Elite Legal Skill Exceptional Client Service

Elite Legal Skill Exceptional Client Service

Is it possible to defend against EEOC claims?

On Behalf of | Jun 2, 2022 | Employment Law For Employers |

If you receive notice that an employee has filed a claim through the Equal Employment Opportunity Commission, you do need to think about how you’re going to defend your business. Even though this might be shocking, you have limited time to think of how to handle the case.

Employers are expected to respond to complaints filed with the EEOC, but they need to do so carefully to protect themselves. How can you make sure you are as protective of your business as possible while still addressing the issue?

  1. Get to know what really happened

When you get the EEOC’s charge, it will say what you’re being accused of. It may not go into the details or give you much additional information to review.

Take the time to talk to others who were present or who are aware of the circumstances. Learn as much as possible before responding to the EEOC’s allegations.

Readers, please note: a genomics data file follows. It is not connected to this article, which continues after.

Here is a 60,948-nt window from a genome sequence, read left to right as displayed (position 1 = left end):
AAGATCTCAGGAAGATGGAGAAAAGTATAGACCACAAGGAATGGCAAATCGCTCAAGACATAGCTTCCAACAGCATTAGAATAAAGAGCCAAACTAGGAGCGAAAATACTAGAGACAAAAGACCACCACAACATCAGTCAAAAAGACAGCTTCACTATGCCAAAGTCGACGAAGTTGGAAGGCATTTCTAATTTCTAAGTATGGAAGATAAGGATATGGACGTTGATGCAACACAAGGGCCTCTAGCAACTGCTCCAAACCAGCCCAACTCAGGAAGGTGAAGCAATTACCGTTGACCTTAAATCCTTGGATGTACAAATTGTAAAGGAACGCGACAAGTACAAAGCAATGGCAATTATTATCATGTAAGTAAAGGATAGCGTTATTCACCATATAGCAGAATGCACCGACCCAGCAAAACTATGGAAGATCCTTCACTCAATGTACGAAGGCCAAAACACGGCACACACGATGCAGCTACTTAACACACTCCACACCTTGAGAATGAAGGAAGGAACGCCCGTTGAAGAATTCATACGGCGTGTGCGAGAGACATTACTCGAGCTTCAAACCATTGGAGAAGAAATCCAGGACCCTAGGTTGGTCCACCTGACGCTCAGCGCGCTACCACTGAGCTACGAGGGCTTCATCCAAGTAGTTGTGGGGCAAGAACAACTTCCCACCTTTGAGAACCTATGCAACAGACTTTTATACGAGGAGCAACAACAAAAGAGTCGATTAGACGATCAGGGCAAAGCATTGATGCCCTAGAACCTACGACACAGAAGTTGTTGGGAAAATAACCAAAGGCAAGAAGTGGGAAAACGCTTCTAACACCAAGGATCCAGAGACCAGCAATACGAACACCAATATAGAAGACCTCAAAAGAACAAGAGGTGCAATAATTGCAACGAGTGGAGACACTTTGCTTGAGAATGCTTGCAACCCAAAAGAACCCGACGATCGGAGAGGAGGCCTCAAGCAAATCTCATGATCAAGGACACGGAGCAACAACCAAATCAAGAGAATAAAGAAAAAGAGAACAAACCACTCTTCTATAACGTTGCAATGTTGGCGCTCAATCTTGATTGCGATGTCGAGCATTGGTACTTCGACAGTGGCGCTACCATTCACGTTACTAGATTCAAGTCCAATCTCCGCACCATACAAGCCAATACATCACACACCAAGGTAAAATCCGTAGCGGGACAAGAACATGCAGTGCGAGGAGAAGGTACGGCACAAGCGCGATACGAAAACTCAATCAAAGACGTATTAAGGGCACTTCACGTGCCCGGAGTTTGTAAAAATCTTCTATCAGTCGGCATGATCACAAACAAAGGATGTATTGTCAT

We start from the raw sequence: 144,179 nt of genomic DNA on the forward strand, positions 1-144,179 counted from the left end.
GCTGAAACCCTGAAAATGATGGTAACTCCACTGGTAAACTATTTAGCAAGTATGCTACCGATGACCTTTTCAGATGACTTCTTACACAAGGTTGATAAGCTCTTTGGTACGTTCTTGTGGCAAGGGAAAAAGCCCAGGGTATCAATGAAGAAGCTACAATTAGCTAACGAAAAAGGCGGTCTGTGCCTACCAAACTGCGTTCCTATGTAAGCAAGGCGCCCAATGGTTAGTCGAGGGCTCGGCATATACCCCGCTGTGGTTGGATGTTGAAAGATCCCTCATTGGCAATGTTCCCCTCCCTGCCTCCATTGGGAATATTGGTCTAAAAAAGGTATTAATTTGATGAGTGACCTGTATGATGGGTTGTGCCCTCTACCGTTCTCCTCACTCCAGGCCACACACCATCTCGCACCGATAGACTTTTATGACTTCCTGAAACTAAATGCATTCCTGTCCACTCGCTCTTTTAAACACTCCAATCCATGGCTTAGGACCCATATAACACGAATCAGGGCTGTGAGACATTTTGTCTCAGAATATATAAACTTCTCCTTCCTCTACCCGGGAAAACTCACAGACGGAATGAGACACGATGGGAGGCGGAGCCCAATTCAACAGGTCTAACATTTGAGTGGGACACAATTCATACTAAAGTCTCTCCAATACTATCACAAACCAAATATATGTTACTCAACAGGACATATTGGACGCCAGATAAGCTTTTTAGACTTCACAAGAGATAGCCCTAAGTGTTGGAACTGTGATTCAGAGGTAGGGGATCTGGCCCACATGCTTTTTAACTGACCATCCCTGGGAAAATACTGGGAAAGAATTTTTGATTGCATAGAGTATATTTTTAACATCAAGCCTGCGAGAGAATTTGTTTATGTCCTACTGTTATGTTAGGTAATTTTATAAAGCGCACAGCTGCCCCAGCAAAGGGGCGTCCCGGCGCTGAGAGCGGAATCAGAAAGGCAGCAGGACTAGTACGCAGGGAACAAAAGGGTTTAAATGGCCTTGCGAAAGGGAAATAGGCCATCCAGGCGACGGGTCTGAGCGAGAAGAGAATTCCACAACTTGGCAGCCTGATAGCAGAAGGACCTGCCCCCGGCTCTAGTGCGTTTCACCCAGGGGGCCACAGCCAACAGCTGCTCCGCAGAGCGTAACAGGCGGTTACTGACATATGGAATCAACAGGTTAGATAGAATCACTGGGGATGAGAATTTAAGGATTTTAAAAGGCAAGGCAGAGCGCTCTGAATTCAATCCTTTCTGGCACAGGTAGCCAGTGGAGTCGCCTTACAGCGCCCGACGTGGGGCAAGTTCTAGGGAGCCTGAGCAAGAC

For example, if an employee claims you fired them due to their race, it would be beneficial to show the write-ups or errors they had made leading up to their dismissal. Demonstrating a legitimate reason for their termination helps you protect your company.

  1. Show consistency

Another thing to do is to show that you are consistent. Show other situations where you’ve had to terminate someone’s employment, for example, and how these two cases were handled the same. Consistency in your past decisions shows that you treat everyone the same.

  1. Be prompt, but know your rights

Finally, be prompt with your response to the EEOC, so the Commission knows that you’re being respectful and cooperative. At the same time, you do need to know your legal rights before you respond, and you may want to have your attorney review your response to make sure it makes sense, is thorough and doesn’t affirm anything the other party is claiming.

These are a few things you can do to defend against an EEOC claim. It’s a terrible feeling to know that someone felt singled out while working for you, but it is reasonable to defend your company if you terminated their role or treated them in a way that was completely legal.